Academic journal article Journal of the Royal Anthropological Institute

Art and Politics: From Javanese Court Dance to Indonesian Art

Academic journal article Journal of the Royal Anthropological Institute

Art and Politics: From Javanese Court Dance to Indonesian Art

Article excerpt

'Art equips us for survival, conquest, and gain' (Goodman 1976: 256).

To speak of art is to speak of representations: their production, their form, their reception. Anthropologists may justify the use of categories such as 'art' and 'aesthetics' as a necessary form of analytical meta-language or 'experience-distant' categorization (Geertz 1983: 57), but necessity may result in inventions which misrepresent cases employing different categories and systems of discrimination.

A recurrent problem for anthropology has been to determine the extent to which art should be separated from, or connected to, other forms of social practice.(1) Western traditions of art history and appreciation have focused on the plastic form as a symbolic representation which stands in a relation of imitation to the real world. Such traditions determine contemporary cross-cultural approaches to art. The concentration is on objects, whether or not these objects were created for aesthetic contemplation in themselves, and neglects embodied cultural practices such as dance.(2)

Critiques of Aristotelian principles of naturalist imitation by aestheticians such as Gombrich (1960) and Goodman (1976: 1978) can help to solve the anthropological dilemma of how to contextualize art and aesthetics. Goodman in particular offers a way out of the paradox at the heart of the anthropology of art, in which judgement is central to aesthetics and marginal to anthropology (P. Gow in Weiner 1994: 32).(3) There is an affinity between what anthropologists do and what Goodman has called a critique of world-making. He approaches art as a relativizing study of the constructions of realities ('versions') and 'the comparative study of these versions and visions of their making' (1978: 94). Bourdieu's (1984) sociological critique of the Kantian tradition in Western aesthetics draws explicitly on Gombrich, but unwittingly approaches Goodman by arguing that art is not about things, but about struggles and conflicts to distinguish the self-in-the-group from others. To Bourdieu, these struggles constitute art as capital for cultural politics. For Goodman, more radically, the making and appreciation of art are stakes which vary in significance historically; it is not the beautiful and the true which are at issue, but the appropriate: 'Truth and its aesthetic counterpart amount to appropriateness under different names' (1976: 264). The power to define appropriateness must be struggled for.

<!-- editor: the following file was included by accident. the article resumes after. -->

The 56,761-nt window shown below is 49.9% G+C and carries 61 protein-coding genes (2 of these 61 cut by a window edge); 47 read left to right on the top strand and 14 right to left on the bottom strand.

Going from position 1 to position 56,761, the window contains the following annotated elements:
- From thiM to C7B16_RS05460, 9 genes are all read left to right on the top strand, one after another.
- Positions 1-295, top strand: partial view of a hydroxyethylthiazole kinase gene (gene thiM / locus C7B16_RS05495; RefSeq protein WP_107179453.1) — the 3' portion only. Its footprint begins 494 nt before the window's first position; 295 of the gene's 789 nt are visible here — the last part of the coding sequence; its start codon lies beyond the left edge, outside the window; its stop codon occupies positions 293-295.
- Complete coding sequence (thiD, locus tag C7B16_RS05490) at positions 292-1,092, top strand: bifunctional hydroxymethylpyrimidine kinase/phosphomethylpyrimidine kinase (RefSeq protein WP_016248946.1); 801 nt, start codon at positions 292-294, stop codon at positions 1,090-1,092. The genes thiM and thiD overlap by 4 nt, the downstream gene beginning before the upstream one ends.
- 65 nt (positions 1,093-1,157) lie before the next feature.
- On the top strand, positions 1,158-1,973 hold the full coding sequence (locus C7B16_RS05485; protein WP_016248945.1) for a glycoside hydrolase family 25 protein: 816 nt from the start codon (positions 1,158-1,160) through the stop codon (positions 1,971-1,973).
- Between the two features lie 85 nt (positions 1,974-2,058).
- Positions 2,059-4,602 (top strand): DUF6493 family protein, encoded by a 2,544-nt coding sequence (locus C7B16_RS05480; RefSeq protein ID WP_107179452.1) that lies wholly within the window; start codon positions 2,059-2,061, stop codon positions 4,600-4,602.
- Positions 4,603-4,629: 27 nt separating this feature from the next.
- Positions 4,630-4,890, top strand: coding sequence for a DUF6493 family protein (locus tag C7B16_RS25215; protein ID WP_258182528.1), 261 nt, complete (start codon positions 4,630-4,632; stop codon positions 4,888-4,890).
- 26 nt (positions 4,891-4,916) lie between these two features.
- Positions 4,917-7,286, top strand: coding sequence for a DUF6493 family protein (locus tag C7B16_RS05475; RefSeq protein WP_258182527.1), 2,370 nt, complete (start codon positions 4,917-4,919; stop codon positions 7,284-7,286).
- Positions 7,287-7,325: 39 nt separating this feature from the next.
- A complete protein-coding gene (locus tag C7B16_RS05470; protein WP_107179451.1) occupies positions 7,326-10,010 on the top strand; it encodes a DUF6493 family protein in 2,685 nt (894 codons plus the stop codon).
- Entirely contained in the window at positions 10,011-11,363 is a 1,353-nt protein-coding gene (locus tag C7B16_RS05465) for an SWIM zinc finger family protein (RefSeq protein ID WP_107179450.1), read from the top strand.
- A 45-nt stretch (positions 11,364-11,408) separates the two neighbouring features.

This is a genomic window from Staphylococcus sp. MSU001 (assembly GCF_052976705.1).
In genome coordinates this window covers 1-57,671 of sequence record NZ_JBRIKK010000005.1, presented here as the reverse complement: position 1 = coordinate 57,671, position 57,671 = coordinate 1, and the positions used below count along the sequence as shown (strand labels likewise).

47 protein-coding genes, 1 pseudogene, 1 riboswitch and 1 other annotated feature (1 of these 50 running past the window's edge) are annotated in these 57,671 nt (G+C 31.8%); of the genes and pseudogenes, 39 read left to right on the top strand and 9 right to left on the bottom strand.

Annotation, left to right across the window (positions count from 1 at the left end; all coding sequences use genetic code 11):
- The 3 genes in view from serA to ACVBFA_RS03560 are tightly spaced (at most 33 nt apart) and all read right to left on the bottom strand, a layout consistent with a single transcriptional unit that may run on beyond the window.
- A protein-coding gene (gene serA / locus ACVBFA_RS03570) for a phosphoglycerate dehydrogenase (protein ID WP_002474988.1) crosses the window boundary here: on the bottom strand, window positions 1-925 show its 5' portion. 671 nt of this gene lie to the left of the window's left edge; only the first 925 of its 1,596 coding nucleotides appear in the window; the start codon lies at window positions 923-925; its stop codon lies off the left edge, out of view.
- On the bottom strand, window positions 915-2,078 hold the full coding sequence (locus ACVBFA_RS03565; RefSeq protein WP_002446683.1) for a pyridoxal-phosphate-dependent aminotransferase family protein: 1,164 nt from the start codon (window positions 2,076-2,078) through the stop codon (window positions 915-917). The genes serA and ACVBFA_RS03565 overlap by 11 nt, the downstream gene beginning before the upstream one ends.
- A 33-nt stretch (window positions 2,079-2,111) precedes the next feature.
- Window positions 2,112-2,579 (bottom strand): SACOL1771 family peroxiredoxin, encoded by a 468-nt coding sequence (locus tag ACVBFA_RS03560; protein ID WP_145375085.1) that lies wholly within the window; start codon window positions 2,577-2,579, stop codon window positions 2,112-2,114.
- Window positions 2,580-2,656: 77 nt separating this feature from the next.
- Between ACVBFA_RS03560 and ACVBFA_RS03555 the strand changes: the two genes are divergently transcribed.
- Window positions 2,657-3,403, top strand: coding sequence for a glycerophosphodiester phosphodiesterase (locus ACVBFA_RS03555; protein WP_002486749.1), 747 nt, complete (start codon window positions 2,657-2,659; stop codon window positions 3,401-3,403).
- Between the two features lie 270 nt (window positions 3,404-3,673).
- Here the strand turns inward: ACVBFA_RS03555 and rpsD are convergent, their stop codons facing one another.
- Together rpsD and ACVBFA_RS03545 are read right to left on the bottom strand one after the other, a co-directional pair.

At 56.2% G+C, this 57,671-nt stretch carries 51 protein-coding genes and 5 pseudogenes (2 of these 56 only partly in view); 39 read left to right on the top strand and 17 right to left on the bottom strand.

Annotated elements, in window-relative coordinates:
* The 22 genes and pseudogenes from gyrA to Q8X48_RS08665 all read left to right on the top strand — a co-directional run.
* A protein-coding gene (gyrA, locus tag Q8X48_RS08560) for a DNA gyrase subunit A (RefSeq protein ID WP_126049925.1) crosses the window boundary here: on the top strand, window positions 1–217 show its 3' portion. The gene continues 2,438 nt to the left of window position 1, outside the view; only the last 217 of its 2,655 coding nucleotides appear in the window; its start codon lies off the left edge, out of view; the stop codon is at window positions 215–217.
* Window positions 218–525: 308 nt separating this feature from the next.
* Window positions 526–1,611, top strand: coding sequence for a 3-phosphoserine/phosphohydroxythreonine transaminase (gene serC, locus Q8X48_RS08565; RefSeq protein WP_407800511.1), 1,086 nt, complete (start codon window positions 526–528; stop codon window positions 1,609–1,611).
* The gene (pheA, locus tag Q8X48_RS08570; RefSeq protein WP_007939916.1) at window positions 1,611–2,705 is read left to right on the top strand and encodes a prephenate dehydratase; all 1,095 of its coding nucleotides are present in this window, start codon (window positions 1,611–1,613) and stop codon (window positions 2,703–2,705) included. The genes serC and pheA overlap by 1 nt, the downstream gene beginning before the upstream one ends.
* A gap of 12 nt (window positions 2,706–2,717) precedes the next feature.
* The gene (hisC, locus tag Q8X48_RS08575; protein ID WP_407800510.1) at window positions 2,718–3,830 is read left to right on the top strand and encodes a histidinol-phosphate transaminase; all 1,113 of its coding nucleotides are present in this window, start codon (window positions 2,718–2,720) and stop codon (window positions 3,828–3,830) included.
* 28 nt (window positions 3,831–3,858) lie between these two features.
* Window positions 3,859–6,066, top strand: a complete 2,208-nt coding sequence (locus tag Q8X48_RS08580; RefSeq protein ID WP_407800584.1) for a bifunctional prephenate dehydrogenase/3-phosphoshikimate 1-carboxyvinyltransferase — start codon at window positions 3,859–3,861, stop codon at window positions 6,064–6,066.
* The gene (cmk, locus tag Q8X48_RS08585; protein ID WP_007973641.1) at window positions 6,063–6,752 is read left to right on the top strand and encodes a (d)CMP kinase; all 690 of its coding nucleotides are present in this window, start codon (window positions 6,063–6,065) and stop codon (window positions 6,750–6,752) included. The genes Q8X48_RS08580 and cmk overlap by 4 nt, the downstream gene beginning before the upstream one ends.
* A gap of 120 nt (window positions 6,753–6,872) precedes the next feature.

This article argues that art and aesthetics are contingent concepts or attributes, not essential capacities which emerge at some stage in socio-cultural development. Drawing on research on social change carried out in Indonesia between 1982 and 1994, I focus on 'high' art with reference to Javanese dance performance to demonstrate that 'art' is not a cultural given. Rather, it is used in the processes of cultural production to define appropriateness, and entails struggles for power and identity. If, as Weiner suggests, 'nationalism has powerfully enhanced the aestheticisation of politics which has been such a key component of twentieth century modernism in Europe and North America' (1994: 1), I argue that the reverse is true of post-colonial states such as Indonesia. Rather than follow Baudrillard's (1983) extreme replacement of verity by versions which mark the end of reality, I follow Goodman in asking not 'What is Art?' but 'When is Art?' (1978: 59). However much one characterizes the contemporary West in terms of postmodern pastiche, art is not everywhere-in-the-world. Starting from this contingent 'when-ness' of art, which contrasts with the aestheticization of reality in postmodernism, I explore the historical conditions of the Javanese case, and ask whether a firm line may be drawn between Western aesthetics and Javanese practices as understood by anthropologists and some Javanese. Despite the Indonesian ideological separation of culture and politics, this case will furnish evidence of a politicization of aesthetics. …

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